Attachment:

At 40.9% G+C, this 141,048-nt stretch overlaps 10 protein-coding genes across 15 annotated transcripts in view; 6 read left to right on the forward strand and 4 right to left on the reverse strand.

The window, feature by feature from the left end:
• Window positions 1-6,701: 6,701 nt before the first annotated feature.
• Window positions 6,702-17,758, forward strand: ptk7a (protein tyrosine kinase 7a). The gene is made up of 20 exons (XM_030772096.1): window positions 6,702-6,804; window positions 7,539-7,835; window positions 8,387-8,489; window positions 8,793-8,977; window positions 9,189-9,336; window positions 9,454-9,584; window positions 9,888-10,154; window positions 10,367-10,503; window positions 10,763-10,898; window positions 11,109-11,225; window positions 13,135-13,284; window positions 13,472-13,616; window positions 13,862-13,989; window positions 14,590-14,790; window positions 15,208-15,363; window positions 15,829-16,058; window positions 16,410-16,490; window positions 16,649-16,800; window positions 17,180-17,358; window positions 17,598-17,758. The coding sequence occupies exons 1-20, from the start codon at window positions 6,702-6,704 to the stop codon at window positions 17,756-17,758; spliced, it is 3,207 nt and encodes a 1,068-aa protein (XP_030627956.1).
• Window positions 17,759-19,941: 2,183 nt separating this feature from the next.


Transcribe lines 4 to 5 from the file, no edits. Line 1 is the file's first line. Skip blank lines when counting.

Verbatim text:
• Window positions 6,702-17,758, forward strand: ptk7a (protein tyrosine kinase 7a). The gene is made up of 20 exons (XM_030772096.1): window positions 6,702-6,804; window positions 7,539-7,835; window positions 8,387-8,489; window positions 8,793-8,977; window positions 9,189-9,336; window positions 9,454-9,584; window positions 9,888-10,154; window positions 10,367-10,503; window positions 10,763-10,898; window positions 11,109-11,225; window positions 13,135-13,284; window positions 13,472-13,616; window positions 13,862-13,989; window positions 14,590-14,790; window positions 15,208-15,363; window positions 15,829-16,058; window positions 16,410-16,490; window positions 16,649-16,800; window positions 17,180-17,358; window positions 17,598-17,758. The coding sequence occupies exons 1-20, from the start codon at window positions 6,702-6,704 to the stop codon at window positions 17,756-17,758; spliced, it is 3,207 nt and encodes a 1,068-aa protein (XP_030627956.1).
• Window positions 17,759-19,941: 2,183 nt separating this feature from the next.